Wet Weather Slows Weigh Station Work

Fishing slowed to a trickle this past weekend for the participants in the 63rd annual Martha’s Vineyard Striped Bass and Bluefish Derby. And the rainy, windy weather didn’t help.

Some of the 2,000 anglers may have been out there, but few came home with dinner. Weighmaster Roy Langley said he weighed in half a dozen fish a day through the weekend. Mr. Langley shares weighmaster duties with Charlie Smith, who works the scales at night.

Wind, High Seas, Rainy Forecast; Derby Fishermen Keep Catching

Foul weather predicted for this weekend may hinder but it won’t slow down the enthusiasts participating in the 63rd annual Martha’s Vineyard Striped Bass and Bluefish Derby. Fishing is at a fever pitch.

Sloppy seas and a prevailing east-northeast breeze made the fishing tough this week. Nevertheless, at the Wednesday night derby weigh-in, the derby got a new leader in the striped bass boat category.

Derby Days Draw to Close With Wind, Rain

The 64th annual Martha’s Vineyard Striped Bass and Bluefish Derby is winding down and it could be practically over with today and tomorrow’s bad weather. Though the weather already has shut down the shore division, there has been a new development every day this week in the boat division.

On Sunday, the derby committee announced that a fish weighed on Oct. 5 was removed from the contest because it had ice in it.

Wet Summer Leaves Paucity of Products

The summer of 2009 will be remembered for primarily one thing: rain.

“Summer? It didn’t start until the first week of August,” said James H.K. Norton of Norton Farm in Vineyard Haven. “We had no sun for two months. We planted everything in a timely fashion, but nothing ripened because there wasn’t any sun.”

Island farmers, fishermen and sailors all were affected by the bad weather.

One of Sunniest Summers, Yet Record Rain Year

Wet, windy, warm and sunny are terms to describe weather, and there was plenty of it on the Vineyard in 2010. There was record rainfall. The National Weather Service cooperative station recorded 56.18 inches of precipitation for the year, 10 inches above average.

Yet for all the rain clouds, the Vineyard had one of the sunniest, hot, dry summers in a while. Much of the drama of bad wet weather, or the threat of bad weather, came late in the summer, making the year good for tourism and also fine for the aquifer.

Derby Number 65

Derby Number 65

The sea and coastline around the Island have been roughed up by hurricanes and tropical storms this September, beginning last weekend when Earl blew through and again midweek when more tropical disturbances cropped up. The weather has been unstable: thunderstorms crashed down on Edgartown on Wednesday while West Tisbury stayed dry and sunny.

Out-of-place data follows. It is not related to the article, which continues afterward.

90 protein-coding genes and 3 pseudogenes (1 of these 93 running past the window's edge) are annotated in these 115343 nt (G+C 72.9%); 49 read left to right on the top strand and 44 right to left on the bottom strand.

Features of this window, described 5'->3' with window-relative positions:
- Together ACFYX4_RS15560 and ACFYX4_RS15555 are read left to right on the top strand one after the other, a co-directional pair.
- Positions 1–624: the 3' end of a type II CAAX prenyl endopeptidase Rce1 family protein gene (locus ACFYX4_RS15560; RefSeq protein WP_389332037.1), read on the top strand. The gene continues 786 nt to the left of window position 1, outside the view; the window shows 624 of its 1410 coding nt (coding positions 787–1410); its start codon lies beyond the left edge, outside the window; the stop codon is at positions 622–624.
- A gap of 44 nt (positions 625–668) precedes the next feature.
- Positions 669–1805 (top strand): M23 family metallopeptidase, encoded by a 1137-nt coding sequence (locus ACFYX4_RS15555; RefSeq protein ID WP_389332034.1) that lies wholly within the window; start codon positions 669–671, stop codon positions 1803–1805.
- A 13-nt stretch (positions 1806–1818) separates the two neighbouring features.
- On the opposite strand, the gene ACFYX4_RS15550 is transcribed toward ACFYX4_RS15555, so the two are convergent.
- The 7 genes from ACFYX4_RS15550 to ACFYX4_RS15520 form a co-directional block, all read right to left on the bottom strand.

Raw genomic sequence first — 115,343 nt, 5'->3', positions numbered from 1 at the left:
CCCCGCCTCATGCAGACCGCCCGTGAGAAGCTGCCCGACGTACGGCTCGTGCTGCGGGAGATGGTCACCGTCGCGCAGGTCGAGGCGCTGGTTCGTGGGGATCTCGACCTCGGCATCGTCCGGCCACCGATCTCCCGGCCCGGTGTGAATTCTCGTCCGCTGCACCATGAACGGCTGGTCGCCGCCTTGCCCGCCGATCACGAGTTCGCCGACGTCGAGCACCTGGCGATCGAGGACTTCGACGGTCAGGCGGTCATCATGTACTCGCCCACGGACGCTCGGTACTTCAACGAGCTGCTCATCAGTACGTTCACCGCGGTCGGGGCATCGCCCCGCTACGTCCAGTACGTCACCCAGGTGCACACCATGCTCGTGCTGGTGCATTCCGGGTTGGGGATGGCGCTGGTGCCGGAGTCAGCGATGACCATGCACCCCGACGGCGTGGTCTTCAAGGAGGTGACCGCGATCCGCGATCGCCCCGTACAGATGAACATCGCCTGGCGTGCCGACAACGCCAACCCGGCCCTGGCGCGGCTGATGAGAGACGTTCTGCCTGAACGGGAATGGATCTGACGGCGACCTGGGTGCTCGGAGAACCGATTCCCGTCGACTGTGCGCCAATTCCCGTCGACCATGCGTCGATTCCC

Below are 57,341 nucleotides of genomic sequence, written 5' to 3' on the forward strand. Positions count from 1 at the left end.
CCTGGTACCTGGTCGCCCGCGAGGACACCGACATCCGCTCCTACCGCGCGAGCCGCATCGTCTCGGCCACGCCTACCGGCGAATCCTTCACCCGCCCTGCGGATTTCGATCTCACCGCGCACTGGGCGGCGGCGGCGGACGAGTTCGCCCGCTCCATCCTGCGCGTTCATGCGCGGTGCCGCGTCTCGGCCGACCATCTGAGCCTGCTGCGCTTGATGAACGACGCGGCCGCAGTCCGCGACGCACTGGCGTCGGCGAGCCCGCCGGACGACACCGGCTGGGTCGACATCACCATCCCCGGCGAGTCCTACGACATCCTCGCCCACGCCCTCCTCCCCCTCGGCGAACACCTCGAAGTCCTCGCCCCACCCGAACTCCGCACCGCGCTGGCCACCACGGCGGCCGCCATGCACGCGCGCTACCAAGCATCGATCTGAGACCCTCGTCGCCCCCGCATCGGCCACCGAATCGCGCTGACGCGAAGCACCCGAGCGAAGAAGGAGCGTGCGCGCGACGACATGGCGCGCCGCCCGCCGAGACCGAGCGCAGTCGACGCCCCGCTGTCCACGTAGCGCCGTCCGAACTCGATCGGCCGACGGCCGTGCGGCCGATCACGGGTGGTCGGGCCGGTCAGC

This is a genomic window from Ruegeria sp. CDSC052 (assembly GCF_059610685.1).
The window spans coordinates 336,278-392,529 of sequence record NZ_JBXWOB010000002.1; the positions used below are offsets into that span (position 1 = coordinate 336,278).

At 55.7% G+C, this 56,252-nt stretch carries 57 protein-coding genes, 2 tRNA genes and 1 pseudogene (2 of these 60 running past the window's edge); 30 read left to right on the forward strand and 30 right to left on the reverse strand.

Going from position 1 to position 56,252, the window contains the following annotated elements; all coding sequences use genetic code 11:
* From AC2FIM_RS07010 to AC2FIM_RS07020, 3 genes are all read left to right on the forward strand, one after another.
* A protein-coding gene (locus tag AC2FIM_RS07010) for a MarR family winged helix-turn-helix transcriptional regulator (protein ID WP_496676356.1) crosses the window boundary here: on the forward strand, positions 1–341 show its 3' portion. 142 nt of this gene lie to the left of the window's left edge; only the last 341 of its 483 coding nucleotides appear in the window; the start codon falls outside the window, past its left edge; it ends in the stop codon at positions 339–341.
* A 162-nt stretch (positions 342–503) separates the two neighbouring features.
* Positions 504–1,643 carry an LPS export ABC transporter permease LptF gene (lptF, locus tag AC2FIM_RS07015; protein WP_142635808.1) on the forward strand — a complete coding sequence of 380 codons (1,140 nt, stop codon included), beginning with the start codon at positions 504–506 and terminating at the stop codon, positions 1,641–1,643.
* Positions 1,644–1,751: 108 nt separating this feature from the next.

But the forecast calls for weather patterns to settle down by Sunday, just in time for the opening of the sixty-fifth Martha’s Vineyard Striped Bass and Bluefish Derby.

Wind Makes it Tough to Catch a Winner

With two weeks left in the 65th annual Martha’s Vineyard Striped Bass and Bluefish Derby, fishermen are fretting about the weather, which has been unkind to anglers. Wind — lots of it and from every direction — has been the story of September.

There are 2,400 fishermen registered in the derby. Ask any one of them how they are doing and they will likely talk about the wind — the bad wind from the east, the tough wind last week from the north, and tomorrow the forecast for high, gusty winds from the south.

We’ll Take a Rain Check on That Weather

It was the worst weather year in memory. Summer didn’t arrive until August and there was rainfall, record-breaking rainfall. The Vineyard received, as of Wednesday morning, 53.68 inches of rain in 2009, which is almost eight inches more than its annual average.

2011 in Weather: Unusually Warm December Punctuated a Delightful Year

For Vineyarders and their visitors, it was a dream year for weather.

They enjoyed plenty of sunshine, with most of the Island’s rain falling at night. They also dodged some of the region’s most dramatic weather, including the remnants of a large hurricane and heavy snowstorms that landed elsewhere in New England.

Farmers saw their gardens flourish, only occasionally needing to irrigate. Charter fishing captains seldom had to cancel trips because of high winds or high seas, except for a few days during the fall striped bass and bluefish derby.